To tie all these explanations together, we can say, perhaps trivially, that longer hitters will outperform their baselines at courses that emphasize the specific skills they possess more than other courses do. To start to understand which explanations are consistent with the data, let's now look at which course characteristics correlate with the over-performance or under-performance of longer hitters. The plot below considers two simple characteristics: course length and average fairway width. The colouring and opacity of the dots indicates whether, and to what degree, each course saw players with above-average driving distance underperforming or overperforming their baseline skill levels.

Which course types favour longer hitters?
Green favours bombers; red disadvantages bombers
Notes: Plotted are the regression coefficients from the driving distance and performance-to-baseline analysis. The x and y coordinates indicate the width of the fairways and length of the course, respectively, while the opacity and colouring reflect the value of the coefficient (green is positive, red is negative, and darker opacity means higher magnitude). The interpretation of each data point is "the number of strokes per round above baseline a golfer is expected to perform at the relevant course for every 10 yards above the PGA Tour driving distance average the golfer is". To be included in this plot, the course has to have been played at least twice since 2005 and once since 2012. Further, it had to be a course with the ShotLink system set up in order to estimate fairway width.
It can be a bit more difficult to see trends in this plot. The main noticeable pattern is that most of the data points for longer courses are varying shades of green; that is, longer players outperform their baselines at (surprise!) longer courses. This is true for off-the-tee performance, and to a slightly lesser degree for approach performance, and generally holds regardless of whether the course has wide fairways or not.

With respect to fairway width, there are actually no strong patterns to speak of. Bethpage Black, which we've highlighted throughout this article, has seen long hitters outperform their baselines significantly on both approach and off-the-tee performance. At Firestone CC, which is also a long course with narrow fairways and deep rough, longer players have performed above their baselines overall, but below baseline on approach shots. Torrey Pines, Congressional, and Quail Hollow also fit the mold as long, narrow, and penal setups, and they all see overperformance from long hitters in SG:OTT and SG:APP. (It is useful to refer back to the first plot in this blog to see how much these numbers varied across years, in order to get a sense of the variability underlying each overall estimate.) As eluded to earlier, this pattern could simply be due to the length of these courses, and not necessarily due to longer hitters benefitting from their superior ability to hack it out of the rough. At the two widest courses in recent years on the PGA Tour, Kapalua and Trinity Forest, longer players performed above baseline off the tee, and were pretty much right at their baselines on approach shots. Statistically, when a regression is performed, there is no relationship between bombers' advantage and fairway width after controlling for the yardage of the course. In other words, if you vary fairway width while holding the distance of the course constant, there does not seem to be any advantage or disadvantage gained or lost by longer players. (For example, comparing Bethpage and Congressional, to Doral and Bay Hill)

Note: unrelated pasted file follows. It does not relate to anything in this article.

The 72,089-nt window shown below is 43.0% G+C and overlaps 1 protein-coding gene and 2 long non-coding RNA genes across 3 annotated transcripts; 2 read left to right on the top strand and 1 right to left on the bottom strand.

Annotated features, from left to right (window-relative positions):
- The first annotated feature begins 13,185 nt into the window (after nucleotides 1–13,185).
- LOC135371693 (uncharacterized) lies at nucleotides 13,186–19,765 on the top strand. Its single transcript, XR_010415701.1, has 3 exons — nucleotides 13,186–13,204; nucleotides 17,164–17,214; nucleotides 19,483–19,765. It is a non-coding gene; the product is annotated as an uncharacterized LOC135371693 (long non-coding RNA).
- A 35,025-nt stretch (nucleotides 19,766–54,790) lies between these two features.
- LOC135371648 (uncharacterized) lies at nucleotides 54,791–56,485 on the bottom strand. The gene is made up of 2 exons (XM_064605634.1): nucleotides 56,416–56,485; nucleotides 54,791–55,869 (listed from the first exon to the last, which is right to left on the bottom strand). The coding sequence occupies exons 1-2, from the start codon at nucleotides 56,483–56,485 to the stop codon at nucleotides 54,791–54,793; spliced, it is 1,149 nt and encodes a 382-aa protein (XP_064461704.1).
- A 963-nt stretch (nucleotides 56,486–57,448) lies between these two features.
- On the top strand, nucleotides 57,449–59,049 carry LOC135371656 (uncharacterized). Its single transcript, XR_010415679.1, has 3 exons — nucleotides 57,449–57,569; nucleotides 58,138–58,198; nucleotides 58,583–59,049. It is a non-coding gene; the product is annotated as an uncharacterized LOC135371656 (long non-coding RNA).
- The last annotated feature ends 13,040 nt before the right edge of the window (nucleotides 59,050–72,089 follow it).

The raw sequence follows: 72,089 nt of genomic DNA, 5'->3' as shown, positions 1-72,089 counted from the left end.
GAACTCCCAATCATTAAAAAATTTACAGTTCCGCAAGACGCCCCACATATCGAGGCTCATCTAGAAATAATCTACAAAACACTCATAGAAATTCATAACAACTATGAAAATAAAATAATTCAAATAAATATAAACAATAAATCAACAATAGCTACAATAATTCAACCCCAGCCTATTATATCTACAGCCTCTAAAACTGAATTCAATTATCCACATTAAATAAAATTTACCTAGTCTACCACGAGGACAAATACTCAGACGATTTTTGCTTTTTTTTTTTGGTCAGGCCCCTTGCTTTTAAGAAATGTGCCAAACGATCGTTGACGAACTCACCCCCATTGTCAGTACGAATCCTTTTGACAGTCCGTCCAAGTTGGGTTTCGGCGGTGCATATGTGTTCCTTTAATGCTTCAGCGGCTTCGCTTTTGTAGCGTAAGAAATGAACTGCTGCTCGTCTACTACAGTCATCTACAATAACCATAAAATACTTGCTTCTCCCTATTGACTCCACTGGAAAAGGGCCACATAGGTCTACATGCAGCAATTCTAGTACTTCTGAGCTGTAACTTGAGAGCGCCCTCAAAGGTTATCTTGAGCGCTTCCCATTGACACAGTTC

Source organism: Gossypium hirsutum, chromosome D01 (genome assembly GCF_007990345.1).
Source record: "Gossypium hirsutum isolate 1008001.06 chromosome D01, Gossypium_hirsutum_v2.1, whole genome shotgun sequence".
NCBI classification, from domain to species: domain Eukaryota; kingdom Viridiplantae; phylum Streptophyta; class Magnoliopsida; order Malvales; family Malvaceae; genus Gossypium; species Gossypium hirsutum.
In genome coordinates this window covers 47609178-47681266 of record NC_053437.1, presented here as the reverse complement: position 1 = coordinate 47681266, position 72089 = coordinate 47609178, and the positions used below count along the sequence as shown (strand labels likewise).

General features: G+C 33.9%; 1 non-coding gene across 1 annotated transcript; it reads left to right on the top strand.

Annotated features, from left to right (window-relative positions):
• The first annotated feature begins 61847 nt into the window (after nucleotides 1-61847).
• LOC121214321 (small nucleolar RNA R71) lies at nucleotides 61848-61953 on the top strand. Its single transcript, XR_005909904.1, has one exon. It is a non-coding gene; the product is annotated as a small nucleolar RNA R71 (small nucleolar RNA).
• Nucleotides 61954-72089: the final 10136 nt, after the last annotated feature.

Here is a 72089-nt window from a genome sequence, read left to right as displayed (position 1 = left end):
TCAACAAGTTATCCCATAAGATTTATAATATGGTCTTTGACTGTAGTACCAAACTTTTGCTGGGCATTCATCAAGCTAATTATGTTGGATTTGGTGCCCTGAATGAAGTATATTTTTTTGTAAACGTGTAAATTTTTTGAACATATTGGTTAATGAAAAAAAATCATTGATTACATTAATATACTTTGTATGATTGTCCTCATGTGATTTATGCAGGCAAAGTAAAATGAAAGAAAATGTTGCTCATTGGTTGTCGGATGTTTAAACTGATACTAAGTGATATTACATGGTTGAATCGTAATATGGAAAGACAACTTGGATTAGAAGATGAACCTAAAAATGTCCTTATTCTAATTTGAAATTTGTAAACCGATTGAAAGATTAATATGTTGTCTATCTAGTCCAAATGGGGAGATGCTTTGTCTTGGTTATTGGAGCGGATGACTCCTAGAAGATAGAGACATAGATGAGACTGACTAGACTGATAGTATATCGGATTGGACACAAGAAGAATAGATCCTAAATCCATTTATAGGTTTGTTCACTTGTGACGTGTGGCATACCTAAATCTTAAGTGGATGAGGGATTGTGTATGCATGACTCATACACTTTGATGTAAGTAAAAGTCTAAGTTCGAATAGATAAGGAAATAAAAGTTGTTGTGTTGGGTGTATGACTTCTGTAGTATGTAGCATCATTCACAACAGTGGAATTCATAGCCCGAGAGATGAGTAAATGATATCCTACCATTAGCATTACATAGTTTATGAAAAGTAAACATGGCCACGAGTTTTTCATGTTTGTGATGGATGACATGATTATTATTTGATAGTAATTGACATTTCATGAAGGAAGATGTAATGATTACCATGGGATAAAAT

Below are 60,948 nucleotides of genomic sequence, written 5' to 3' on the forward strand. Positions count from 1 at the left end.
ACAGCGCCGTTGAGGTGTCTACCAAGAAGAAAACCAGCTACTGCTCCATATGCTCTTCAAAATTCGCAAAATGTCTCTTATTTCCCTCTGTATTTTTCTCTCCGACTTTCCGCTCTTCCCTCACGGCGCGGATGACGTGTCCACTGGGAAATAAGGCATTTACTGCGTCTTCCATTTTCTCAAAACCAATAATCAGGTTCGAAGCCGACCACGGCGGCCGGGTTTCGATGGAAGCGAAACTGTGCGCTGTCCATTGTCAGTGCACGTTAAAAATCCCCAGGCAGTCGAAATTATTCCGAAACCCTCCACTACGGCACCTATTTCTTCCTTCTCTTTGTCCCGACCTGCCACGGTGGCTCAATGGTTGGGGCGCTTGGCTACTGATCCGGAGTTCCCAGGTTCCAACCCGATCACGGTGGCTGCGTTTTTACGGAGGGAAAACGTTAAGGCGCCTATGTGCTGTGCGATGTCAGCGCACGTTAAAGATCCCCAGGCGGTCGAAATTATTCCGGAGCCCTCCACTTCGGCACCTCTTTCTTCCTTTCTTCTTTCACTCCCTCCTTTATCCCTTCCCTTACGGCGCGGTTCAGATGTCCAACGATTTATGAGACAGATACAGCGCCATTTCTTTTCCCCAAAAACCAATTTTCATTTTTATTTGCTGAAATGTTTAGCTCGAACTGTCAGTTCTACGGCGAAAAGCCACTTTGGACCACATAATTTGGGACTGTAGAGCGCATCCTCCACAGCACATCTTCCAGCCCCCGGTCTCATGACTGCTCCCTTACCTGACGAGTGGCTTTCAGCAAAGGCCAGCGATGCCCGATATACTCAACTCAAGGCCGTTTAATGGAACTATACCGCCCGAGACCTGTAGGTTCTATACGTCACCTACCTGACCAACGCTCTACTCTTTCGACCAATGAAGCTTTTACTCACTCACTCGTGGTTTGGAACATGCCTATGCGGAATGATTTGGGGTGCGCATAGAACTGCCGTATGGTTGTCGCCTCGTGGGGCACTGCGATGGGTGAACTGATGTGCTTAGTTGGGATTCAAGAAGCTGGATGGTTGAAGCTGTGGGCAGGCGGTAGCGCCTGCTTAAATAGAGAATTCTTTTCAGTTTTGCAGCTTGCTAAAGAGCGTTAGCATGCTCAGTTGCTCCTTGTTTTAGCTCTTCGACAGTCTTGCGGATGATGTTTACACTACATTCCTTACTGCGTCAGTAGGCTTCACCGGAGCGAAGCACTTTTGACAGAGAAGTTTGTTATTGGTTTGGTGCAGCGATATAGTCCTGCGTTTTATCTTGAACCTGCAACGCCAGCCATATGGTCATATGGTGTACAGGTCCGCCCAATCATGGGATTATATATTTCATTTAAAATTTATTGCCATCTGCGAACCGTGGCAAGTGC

In this blog we have tried to estimate the degree of underperformance or overperformance of different player types at each PGA Tour course. While most of the results align with intuition — longer players mainly gain an advantage at longer courses — there were a few surprises. Muirfield Village CC is the longest course in the data that yielded a negative correlation between driving distance and performance-to-baseline. Club de Golf Chapultepec, site of the WGC-Mexico, is a course that plays much shorter than its yardage of 7300 yards due to its high altitude location, and yet yielded one of the strongest relationships between driving distance and performance. While it is possible to provide a story to rationalize each result from this analysis, it's important to remember that statistical noise is still playing a large role. These results should be taken as suggestive, and far from the last word on any of the explanations given to explain the factors in course setup that allow power players to thrive.